Looking beyond rapid prototyping and end use consumer parts: 3D printing applications in the workshop and factory environment
Critics of additive manufacturing technologies often make comment that they will never be fast enough for large volume mass production of parts. However, the ability to add value in supporting roles can easily be overlooked. Many factories are realising huge benefits from using new technologies to supplement and enhance their existing manufacturing lines. Apart from the obvious benefits of in-house rapid prototyping, additive manufacturing also allows for industrial tooling opportunities that are not possible, or very limited with traditional machining. In this blog, we provide an overview of some the key advantages additive manufacturing provides when used in the tooling and fixtures that are used in secondary and supporting roles.
Customised, Optimised and Rapid Tooling
One of the most accessible and barrier free entries into implement additive technologies in a manufacturing environment is in work holding jigs and fixtures. Managers might consider performing a mini-audit of fixtures, jigs and work holding requirements in their manufacturing operations to identify opportunities where value can be added through 3D printing. Many cost-effective printers are now available that can produce functional engineering plastics with high detail and excellent quality finishes. It is now becoming increasingly common to see these machines appear in workshops around the world. Having the capability onsite means that new jigs and fixtures can be designed and manufactured using a 3D printer which allows for truly custom tools that be realised and commissioned in several hours or days at a very low cost. For those that are unable to commit to purchasing their own equipment, one of the many print service providers that are appearing at a growing rate should be considered.
Cooling and Heat Management
Conformed or conformal cooling can provide drastic improvements in heat management. This type of cooling is where a fluid can run through a tool while conforming or following parts, walls, and geometric features. In applications like injection moulding this can result in reduced cycle times and the ability to produce parts with small geometric features that would often mould too hot to be processed conventionally.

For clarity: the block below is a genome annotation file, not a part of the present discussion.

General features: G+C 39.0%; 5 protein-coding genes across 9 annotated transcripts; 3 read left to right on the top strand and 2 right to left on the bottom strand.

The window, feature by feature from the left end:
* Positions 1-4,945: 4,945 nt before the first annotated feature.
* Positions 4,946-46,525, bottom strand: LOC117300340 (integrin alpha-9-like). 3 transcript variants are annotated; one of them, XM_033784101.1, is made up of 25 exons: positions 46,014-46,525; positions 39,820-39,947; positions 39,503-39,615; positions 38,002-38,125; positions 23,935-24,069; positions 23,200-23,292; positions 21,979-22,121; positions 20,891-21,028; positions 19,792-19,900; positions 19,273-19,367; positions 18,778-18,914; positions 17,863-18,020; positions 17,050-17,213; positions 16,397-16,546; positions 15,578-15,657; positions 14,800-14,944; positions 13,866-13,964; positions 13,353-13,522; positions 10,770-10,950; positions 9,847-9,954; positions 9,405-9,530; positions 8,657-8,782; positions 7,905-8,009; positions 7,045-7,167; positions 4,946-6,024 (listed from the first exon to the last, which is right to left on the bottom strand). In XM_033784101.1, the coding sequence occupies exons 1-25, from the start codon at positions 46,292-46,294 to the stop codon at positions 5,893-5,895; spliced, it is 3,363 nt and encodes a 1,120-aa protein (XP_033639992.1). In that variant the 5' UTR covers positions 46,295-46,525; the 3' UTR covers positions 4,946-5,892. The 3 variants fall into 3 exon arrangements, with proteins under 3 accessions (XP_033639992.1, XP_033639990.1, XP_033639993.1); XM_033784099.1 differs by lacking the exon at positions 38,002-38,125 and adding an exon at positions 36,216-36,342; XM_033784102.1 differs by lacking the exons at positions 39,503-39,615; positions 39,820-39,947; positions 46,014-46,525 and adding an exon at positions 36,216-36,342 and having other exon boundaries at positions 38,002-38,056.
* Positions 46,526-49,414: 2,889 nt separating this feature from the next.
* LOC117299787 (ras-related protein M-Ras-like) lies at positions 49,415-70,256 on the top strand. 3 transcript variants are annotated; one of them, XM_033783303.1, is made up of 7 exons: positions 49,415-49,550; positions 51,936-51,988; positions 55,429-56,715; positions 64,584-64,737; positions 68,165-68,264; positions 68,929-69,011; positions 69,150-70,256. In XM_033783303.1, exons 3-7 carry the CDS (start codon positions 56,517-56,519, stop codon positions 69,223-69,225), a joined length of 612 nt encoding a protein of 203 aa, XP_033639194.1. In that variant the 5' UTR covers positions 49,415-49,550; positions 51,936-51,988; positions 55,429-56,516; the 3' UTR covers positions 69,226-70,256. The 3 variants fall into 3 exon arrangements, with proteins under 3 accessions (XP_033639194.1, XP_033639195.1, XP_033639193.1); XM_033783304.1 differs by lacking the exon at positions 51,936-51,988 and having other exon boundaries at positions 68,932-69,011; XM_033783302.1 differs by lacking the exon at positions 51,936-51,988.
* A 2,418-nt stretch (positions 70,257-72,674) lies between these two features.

In subtractive applications similar cooling channels can be added to cutting tools such as end mills. Adding customised cooling tailored to a specific cutting tool, such as a spinning mill end can allow for faster feed and spin rates to be achieved. Through this application, we see additive technologies being used in a way that supports and increases the capability and performance of traditional machining.
DMLS and SLM powder-based metal printing are the main additive technologies that are driving change in cooling applications.
Stiffening and adding other structural supports that were not possible traditionally is another area where additive technologies open new opportunities. Adding ribs and support features in locations that are enclosed or hard to reach for traditional machining, combined with reducing part volume and mass can have great impact when applied in the right way. Heavy metal tools can sometimes be swapped out or rebuild using value added parts or consolidated assemblies. With this we can see the difficult part is being able to view the manufacture of this tooling from a different angle to understand how additive manufacturing can best be used to solve your problems.
Reach out to the AM Center to see what insight we can provide on using additive manufacturing in supporting roles in your workshop or factory.